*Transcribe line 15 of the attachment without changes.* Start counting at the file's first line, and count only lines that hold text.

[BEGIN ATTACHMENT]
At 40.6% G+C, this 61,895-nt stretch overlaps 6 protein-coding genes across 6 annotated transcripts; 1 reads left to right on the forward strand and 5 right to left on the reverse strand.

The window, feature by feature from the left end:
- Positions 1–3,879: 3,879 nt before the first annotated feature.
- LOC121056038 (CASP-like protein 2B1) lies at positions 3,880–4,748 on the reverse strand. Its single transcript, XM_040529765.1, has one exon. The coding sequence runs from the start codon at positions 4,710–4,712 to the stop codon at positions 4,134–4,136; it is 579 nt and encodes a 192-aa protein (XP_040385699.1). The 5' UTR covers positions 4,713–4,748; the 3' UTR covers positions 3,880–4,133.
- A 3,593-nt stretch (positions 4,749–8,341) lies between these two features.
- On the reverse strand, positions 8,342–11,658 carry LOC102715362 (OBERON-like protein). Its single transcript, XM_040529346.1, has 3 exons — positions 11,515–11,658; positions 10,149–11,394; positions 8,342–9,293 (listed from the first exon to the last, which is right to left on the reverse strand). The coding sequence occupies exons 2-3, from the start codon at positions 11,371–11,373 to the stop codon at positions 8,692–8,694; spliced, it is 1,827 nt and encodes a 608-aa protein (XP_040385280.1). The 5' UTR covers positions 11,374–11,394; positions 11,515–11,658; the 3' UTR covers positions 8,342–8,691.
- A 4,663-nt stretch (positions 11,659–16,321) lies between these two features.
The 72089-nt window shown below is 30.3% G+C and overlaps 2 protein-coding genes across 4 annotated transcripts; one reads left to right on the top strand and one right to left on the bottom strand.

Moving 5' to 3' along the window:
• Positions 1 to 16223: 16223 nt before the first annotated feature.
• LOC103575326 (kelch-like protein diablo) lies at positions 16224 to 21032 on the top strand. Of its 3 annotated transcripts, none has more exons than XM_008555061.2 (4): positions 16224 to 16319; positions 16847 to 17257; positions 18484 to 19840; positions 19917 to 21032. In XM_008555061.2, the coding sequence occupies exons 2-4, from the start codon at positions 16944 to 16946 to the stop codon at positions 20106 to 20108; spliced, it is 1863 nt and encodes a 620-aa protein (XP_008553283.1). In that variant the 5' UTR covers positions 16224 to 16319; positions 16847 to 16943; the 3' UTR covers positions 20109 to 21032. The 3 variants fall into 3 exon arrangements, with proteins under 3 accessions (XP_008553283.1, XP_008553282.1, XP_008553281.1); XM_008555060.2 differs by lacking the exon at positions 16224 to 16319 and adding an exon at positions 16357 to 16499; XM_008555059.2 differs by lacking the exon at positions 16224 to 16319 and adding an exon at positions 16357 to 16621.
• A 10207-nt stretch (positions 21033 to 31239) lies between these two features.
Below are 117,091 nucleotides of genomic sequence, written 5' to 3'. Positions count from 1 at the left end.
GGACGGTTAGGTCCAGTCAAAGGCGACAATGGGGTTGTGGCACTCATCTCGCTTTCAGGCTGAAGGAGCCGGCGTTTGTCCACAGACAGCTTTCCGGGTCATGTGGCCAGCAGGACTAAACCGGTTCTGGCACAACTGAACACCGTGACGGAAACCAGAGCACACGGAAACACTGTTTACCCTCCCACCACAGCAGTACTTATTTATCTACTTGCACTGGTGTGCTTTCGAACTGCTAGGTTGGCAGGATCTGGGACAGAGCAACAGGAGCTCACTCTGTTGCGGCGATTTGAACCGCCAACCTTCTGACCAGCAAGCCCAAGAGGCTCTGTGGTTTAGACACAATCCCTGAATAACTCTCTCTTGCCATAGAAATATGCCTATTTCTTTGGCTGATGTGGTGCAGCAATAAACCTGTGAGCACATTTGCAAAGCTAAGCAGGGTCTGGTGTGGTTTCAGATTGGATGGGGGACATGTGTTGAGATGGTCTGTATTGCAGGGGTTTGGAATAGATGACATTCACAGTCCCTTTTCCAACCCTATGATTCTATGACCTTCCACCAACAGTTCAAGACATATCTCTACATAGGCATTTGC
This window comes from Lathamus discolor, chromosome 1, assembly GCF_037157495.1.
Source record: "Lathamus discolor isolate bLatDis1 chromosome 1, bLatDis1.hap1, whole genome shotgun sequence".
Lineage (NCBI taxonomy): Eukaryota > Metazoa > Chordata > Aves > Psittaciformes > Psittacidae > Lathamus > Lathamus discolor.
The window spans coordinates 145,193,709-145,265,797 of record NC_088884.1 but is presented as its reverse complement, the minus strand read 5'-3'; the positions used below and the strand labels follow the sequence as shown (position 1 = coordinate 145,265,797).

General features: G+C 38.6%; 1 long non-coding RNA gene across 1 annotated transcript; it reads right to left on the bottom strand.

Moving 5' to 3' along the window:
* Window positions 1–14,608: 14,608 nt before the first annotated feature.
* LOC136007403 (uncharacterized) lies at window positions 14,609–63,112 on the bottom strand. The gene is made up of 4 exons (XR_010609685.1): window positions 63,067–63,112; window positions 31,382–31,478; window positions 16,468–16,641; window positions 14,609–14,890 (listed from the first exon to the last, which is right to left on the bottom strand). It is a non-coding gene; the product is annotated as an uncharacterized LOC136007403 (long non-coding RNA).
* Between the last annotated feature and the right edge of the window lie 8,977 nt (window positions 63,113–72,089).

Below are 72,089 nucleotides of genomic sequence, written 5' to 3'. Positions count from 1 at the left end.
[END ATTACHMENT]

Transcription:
This window comes from Lathamus discolor, chromosome 1, assembly GCF_037157495.1.